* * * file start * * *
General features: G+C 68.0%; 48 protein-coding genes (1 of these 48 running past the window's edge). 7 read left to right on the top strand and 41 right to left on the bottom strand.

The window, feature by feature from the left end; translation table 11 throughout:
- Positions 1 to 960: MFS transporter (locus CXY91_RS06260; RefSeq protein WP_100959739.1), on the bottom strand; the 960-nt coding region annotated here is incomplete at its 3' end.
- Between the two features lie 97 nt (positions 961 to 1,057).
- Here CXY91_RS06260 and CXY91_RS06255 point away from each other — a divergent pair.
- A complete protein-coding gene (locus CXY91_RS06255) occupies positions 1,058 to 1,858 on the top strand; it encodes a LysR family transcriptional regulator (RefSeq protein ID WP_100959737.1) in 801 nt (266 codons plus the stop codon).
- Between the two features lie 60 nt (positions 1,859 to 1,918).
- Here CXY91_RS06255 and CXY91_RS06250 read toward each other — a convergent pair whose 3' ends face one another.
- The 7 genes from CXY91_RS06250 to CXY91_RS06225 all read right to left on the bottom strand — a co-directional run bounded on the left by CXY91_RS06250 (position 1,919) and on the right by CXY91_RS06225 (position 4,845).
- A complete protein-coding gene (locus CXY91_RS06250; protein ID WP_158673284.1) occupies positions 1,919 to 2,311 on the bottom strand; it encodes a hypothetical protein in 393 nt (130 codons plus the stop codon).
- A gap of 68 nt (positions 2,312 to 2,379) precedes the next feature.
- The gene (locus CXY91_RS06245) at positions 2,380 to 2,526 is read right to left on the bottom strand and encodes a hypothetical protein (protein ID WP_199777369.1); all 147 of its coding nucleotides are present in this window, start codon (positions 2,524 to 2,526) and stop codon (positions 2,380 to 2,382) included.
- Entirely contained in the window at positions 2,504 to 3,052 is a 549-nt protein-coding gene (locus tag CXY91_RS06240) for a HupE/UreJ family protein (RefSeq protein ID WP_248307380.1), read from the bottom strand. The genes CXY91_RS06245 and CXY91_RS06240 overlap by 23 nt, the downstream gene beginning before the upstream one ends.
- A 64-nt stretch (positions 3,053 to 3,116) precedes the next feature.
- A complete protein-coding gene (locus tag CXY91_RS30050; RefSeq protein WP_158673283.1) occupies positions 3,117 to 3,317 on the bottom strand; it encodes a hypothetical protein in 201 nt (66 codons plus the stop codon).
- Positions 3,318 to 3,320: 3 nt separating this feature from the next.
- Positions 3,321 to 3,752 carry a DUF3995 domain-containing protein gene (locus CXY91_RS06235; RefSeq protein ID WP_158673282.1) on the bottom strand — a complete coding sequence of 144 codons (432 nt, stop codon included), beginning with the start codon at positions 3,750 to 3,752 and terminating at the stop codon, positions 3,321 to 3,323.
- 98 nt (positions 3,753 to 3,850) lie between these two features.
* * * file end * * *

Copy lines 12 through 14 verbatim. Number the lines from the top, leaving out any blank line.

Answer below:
- The gene (locus CXY91_RS06245) at positions 2,380 to 2,526 is read right to left on the bottom strand and encodes a hypothetical protein (protein ID WP_199777369.1); all 147 of its coding nucleotides are present in this window, start codon (positions 2,524 to 2,526) and stop codon (positions 2,380 to 2,382) included.
- Entirely contained in the window at positions 2,504 to 3,052 is a 549-nt protein-coding gene (locus tag CXY91_RS06240) for a HupE/UreJ family protein (RefSeq protein ID WP_248307380.1), read from the bottom strand. The genes CXY91_RS06245 and CXY91_RS06240 overlap by 23 nt, the downstream gene beginning before the upstream one ends.
- A 64-nt stretch (positions 3,053 to 3,116) precedes the next feature.